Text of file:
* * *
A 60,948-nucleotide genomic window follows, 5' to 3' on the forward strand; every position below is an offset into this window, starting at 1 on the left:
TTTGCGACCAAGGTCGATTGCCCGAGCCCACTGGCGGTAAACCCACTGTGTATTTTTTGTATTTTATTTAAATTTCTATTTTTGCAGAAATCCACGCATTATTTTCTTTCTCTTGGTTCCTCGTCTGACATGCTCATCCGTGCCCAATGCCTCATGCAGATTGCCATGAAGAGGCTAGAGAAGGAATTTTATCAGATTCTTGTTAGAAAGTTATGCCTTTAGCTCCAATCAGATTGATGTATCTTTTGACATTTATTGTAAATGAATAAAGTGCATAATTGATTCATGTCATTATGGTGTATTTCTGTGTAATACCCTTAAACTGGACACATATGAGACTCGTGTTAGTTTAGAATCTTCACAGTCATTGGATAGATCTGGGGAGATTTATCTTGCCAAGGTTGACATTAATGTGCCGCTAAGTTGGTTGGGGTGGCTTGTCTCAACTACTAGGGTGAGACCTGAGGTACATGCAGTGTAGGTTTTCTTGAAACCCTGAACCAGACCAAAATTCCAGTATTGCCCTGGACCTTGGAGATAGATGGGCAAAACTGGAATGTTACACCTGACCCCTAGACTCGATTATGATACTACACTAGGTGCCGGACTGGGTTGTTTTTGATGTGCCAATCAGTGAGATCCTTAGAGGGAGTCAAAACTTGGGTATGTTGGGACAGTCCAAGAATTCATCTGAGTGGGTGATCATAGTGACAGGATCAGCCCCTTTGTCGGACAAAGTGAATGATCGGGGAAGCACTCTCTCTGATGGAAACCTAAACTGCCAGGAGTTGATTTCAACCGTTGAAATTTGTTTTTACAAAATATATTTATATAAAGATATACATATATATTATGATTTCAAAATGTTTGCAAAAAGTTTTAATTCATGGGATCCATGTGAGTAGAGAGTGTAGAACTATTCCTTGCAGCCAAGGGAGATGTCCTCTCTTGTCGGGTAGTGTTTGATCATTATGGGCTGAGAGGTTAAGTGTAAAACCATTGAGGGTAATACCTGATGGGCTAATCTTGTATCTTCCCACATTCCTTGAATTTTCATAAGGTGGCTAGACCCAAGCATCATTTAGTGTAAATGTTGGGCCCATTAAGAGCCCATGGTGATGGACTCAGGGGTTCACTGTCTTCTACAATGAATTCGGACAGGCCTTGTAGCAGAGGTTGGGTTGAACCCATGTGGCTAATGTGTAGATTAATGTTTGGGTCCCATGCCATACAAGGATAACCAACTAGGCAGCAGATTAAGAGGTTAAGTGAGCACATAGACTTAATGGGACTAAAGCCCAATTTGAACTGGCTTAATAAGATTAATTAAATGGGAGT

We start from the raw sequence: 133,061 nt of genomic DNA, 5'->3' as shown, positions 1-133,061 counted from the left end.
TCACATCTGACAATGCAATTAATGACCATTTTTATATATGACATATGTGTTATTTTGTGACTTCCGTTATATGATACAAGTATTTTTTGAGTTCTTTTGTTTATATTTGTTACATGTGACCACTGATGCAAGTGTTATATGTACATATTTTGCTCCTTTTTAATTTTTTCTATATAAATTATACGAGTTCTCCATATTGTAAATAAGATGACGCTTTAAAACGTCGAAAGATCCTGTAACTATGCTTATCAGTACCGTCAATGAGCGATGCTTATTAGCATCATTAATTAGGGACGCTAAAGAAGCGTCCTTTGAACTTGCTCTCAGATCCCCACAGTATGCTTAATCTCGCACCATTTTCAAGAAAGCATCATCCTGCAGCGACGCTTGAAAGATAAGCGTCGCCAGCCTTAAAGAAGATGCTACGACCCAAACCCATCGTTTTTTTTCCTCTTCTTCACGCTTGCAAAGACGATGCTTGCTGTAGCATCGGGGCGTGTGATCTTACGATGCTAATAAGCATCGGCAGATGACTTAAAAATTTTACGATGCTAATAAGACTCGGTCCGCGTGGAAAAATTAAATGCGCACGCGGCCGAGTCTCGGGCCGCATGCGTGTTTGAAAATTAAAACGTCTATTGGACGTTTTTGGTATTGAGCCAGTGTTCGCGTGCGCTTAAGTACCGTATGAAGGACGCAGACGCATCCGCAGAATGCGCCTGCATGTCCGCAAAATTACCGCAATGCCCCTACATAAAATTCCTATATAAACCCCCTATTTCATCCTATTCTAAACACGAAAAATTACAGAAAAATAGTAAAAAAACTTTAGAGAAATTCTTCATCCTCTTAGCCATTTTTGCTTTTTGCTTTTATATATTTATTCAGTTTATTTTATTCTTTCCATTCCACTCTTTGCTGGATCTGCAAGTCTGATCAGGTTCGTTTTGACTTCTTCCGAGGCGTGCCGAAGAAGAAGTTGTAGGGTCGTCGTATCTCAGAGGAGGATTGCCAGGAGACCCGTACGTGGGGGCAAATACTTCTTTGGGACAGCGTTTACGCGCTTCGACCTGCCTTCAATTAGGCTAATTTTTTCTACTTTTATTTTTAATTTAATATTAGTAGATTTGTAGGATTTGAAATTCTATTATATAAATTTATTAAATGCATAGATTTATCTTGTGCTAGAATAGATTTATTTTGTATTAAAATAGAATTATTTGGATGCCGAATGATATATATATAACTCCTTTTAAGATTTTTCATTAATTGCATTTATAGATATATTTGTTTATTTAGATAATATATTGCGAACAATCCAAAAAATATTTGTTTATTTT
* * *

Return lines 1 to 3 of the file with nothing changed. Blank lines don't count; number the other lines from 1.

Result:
A 60,948-nucleotide genomic window follows, 5' to 3' on the forward strand; every position below is an offset into this window, starting at 1 on the left:
TTTGCGACCAAGGTCGATTGCCCGAGCCCACTGGCGGTAAACCCACTGTGTATTTTTTGTATTTTATTTAAATTTCTATTTTTGCAGAAATCCACGCATTATTTTCTTTCTCTTGGTTCCTCGTCTGACATGCTCATCCGTGCCCAATGCCTCATGCAGATTGCCATGAAGAGGCTAGAGAAGGAATTTTATCAGATTCTTGTTAGAAAGTTATGCCTTTAGCTCCAATCAGATTGATGTATCTTTTGACATTTATTGTAAATGAATAAAGTGCATAATTGATTCATGTCATTATGGTGTATTTCTGTGTAATACCCTTAAACTGGACACATATGAGACTCGTGTTAGTTTAGAATCTTCACAGTCATTGGATAGATCTGGGGAGATTTATCTTGCCAAGGTTGACATTAATGTGCCGCTAAGTTGGTTGGGGTGGCTTGTCTCAACTACTAGGGTGAGACCTGAGGTACATGCAGTGTAGGTTTTCTTGAAACCCTGAACCAGACCAAAATTCCAGTATTGCCCTGGACCTTGGAGATAGATGGGCAAAACTGGAATGTTACACCTGACCCCTAGACTCGATTATGATACTACACTAGGTGCCGGACTGGGTTGTTTTTGATGTGCCAATCAGTGAGATCCTTAGAGGGAGTCAAAACTTGGGTATGTTGGGACAGTCCAAGAATTCATCTGAGTGGGTGATCATAGTGACAGGATCAGCCCCTTTGTCGGACAAAGTGAATGATCGGGGAAGCACTCTCTCTGATGGAAACCTAAACTGCCAGGAGTTGATTTCAACCGTTGAAATTTGTTTTTACAAAATATATTTATATAAAGATATACATATATATTATGATTTCAAAATGTTTGCAAAAAGTTTTAATTCATGGGATCCATGTGAGTAGAGAGTGTAGAACTATTCCTTGCAGCCAAGGGAGATGTCCTCTCTTGTCGGGTAGTGTTTGATCATTATGGGCTGAGAGGTTAAGTGTAAAACCATTGAGGGTAATACCTGATGGGCTAATCTTGTATCTTCCCACATTCCTTGAATTTTCATAAGGTGGCTAGACCCAAGCATCATTTAGTGTAAATGTTGGGCCCATTAAGAGCCCATGGTGATGGACTCAGGGGTTCACTGTCTTCTACAATGAATTCGGACAGGCCTTGTAGCAGAGGTTGGGTTGAACCCATGTGGCTAATGTGTAGATTAATGTTTGGGTCCCATGCCATACAAGGATAACCAACTAGGCAGCAGATTAAGAGGTTAAGTGAGCACATAGACTTAATGGGACTAAAGCCCAATTTGAACTGGCTTAATAAGATTAATTAAATGGGAGT

We start from the raw sequence: 133,061 nt of genomic DNA, 5'->3' as shown, positions 1-133,061 counted from the left end.